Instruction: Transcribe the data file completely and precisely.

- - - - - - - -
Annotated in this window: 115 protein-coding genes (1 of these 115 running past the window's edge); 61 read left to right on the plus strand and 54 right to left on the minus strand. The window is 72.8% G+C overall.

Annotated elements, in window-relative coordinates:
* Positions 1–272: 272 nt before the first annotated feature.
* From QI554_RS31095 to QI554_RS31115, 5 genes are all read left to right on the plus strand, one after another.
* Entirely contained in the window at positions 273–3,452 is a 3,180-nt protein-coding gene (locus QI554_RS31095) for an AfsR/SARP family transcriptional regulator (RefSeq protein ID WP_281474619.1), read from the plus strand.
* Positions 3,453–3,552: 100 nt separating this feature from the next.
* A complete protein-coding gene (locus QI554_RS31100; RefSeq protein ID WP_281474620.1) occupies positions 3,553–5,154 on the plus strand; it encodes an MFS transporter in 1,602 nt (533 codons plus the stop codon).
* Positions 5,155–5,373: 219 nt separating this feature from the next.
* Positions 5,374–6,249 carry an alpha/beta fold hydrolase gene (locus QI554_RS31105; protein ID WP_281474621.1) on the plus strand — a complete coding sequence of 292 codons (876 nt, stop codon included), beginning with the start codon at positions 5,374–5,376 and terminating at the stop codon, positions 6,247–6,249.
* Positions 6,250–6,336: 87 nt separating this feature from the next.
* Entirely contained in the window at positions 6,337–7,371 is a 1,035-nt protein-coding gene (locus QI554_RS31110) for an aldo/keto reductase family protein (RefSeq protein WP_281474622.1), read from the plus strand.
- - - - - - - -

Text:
Annotated in this window: 115 protein-coding genes (1 of these 115 running past the window's edge); 61 read left to right on the plus strand and 54 right to left on the minus strand. The window is 72.8% G+C overall.

Annotated elements, in window-relative coordinates:
* Positions 1–272: 272 nt before the first annotated feature.
* From QI554_RS31095 to QI554_RS31115, 5 genes are all read left to right on the plus strand, one after another.
* Entirely contained in the window at positions 273–3,452 is a 3,180-nt protein-coding gene (locus QI554_RS31095) for an AfsR/SARP family transcriptional regulator (RefSeq protein ID WP_281474619.1), read from the plus strand.
* Positions 3,453–3,552: 100 nt separating this feature from the next.
* A complete protein-coding gene (locus QI554_RS31100; RefSeq protein ID WP_281474620.1) occupies positions 3,553–5,154 on the plus strand; it encodes an MFS transporter in 1,602 nt (533 codons plus the stop codon).
* Positions 5,155–5,373: 219 nt separating this feature from the next.
* Positions 5,374–6,249 carry an alpha/beta fold hydrolase gene (locus QI554_RS31105; protein ID WP_281474621.1) on the plus strand — a complete coding sequence of 292 codons (876 nt, stop codon included), beginning with the start codon at positions 5,374–5,376 and terminating at the stop codon, positions 6,247–6,249.
* Positions 6,250–6,336: 87 nt separating this feature from the next.
* Entirely contained in the window at positions 6,337–7,371 is a 1,035-nt protein-coding gene (locus QI554_RS31110) for an aldo/keto reductase family protein (RefSeq protein WP_281474622.1), read from the plus strand.